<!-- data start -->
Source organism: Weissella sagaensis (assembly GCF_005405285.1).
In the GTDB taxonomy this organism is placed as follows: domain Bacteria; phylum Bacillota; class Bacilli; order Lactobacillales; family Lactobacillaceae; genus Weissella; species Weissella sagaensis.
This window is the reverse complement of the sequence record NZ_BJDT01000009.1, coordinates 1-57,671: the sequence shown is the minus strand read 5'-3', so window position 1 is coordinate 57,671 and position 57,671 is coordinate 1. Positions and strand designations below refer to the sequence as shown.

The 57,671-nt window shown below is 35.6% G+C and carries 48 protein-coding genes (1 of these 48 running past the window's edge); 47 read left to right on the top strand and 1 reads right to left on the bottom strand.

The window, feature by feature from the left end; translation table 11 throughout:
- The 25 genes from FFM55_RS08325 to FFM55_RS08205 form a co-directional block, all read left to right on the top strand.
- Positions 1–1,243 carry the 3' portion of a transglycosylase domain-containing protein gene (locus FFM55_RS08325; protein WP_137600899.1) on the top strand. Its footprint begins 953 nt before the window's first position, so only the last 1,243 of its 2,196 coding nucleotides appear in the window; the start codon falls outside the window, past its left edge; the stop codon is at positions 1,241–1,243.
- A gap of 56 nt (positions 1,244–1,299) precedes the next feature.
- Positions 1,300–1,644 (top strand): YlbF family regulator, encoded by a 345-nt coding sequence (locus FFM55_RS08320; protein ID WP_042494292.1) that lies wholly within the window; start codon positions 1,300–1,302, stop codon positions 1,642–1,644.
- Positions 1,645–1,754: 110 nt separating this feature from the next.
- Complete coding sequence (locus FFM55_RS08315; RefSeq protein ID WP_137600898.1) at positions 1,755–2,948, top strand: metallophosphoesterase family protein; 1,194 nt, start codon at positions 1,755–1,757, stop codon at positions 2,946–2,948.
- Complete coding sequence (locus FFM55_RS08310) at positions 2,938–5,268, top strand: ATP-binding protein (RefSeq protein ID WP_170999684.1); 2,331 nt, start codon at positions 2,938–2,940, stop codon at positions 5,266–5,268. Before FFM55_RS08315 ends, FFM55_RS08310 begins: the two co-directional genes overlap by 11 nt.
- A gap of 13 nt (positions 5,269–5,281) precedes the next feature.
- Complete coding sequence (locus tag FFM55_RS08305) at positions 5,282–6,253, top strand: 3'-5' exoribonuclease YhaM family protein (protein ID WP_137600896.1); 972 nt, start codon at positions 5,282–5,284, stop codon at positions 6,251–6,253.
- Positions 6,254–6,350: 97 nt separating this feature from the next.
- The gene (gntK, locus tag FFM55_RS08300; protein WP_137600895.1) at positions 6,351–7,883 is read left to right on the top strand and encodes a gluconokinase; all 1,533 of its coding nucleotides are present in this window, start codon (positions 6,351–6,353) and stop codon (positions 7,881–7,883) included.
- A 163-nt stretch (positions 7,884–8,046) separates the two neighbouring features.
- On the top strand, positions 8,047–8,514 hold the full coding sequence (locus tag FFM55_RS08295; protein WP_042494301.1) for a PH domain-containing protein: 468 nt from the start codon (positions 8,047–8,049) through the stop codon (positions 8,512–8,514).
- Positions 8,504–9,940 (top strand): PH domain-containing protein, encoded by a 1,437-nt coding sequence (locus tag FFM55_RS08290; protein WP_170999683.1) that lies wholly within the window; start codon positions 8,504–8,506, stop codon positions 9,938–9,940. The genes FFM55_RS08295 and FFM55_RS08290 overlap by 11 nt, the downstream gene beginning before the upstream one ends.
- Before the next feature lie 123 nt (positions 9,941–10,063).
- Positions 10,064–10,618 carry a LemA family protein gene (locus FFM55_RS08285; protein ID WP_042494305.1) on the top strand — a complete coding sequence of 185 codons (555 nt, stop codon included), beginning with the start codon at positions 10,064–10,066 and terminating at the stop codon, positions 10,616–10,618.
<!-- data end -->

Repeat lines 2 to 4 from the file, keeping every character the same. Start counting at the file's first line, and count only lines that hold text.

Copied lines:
In the GTDB taxonomy this organism is placed as follows: domain Bacteria; phylum Bacillota; class Bacilli; order Lactobacillales; family Lactobacillaceae; genus Weissella; species Weissella sagaensis.
This window is the reverse complement of the sequence record NZ_BJDT01000009.1, coordinates 1-57,671: the sequence shown is the minus strand read 5'-3', so window position 1 is coordinate 57,671 and position 57,671 is coordinate 1. Positions and strand designations below refer to the sequence as shown.

The 57,671-nt window shown below is 35.6% G+C and carries 48 protein-coding genes (1 of these 48 running past the window's edge); 47 read left to right on the top strand and 1 reads right to left on the bottom strand.